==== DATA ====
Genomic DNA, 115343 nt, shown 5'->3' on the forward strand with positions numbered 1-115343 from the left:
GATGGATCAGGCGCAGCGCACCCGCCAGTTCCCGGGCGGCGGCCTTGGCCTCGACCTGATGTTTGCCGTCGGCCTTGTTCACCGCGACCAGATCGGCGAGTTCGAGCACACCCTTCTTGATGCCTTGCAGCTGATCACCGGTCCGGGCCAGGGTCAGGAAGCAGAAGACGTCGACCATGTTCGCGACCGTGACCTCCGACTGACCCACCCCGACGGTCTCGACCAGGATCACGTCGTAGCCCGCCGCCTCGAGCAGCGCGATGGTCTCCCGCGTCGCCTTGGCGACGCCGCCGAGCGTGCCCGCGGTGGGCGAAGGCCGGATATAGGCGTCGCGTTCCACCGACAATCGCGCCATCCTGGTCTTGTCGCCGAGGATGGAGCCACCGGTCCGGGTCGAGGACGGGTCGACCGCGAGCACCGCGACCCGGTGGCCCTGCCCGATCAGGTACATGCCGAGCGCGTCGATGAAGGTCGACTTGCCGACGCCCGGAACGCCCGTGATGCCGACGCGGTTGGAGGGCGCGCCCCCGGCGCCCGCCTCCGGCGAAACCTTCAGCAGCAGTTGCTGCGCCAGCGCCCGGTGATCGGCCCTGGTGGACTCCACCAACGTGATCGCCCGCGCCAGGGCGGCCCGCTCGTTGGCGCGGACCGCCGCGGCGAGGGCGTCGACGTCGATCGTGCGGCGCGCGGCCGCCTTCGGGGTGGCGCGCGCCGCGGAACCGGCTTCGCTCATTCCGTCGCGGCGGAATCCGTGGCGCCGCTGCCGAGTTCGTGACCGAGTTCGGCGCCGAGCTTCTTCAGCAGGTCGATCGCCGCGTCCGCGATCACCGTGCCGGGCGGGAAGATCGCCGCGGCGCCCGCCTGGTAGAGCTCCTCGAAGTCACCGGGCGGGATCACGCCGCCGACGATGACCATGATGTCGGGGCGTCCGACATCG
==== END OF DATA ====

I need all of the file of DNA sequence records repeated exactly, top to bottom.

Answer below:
Genomic DNA, 115343 nt, shown 5'->3' on the forward strand with positions numbered 1-115343 from the left:
GATGGATCAGGCGCAGCGCACCCGCCAGTTCCCGGGCGGCGGCCTTGGCCTCGACCTGATGTTTGCCGTCGGCCTTGTTCACCGCGACCAGATCGGCGAGTTCGAGCACACCCTTCTTGATGCCTTGCAGCTGATCACCGGTCCGGGCCAGGGTCAGGAAGCAGAAGACGTCGACCATGTTCGCGACCGTGACCTCCGACTGACCCACCCCGACGGTCTCGACCAGGATCACGTCGTAGCCCGCCGCCTCGAGCAGCGCGATGGTCTCCCGCGTCGCCTTGGCGACGCCGCCGAGCGTGCCCGCGGTGGGCGAAGGCCGGATATAGGCGTCGCGTTCCACCGACAATCGCGCCATCCTGGTCTTGTCGCCGAGGATGGAGCCACCGGTCCGGGTCGAGGACGGGTCGACCGCGAGCACCGCGACCCGGTGGCCCTGCCCGATCAGGTACATGCCGAGCGCGTCGATGAAGGTCGACTTGCCGACGCCCGGAACGCCCGTGATGCCGACGCGGTTGGAGGGCGCGCCCCCGGCGCCCGCCTCCGGCGAAACCTTCAGCAGCAGTTGCTGCGCCAGCGCCCGGTGATCGGCCCTGGTGGACTCCACCAACGTGATCGCCCGCGCCAGGGCGGCCCGCTCGTTGGCGCGGACCGCCGCGGCGAGGGCGTCGACGTCGATCGTGCGGCGCGCGGCCGCCTTCGGGGTGGCGCGCGCCGCGGAACCGGCTTCGCTCATTCCGTCGCGGCGGAATCCGTGGCGCCGCTGCCGAGTTCGTGACCGAGTTCGGCGCCGAGCTTCTTCAGCAGGTCGATCGCCGCGTCCGCGATCACCGTGCCGGGCGGGAAGATCGCCGCGGCGCCCGCCTGGTAGAGCTCCTCGAAGTCACCGGGCGGGATCACGCCGCCGACGATGACCATGATGTCGGGGCGTCCGACATCG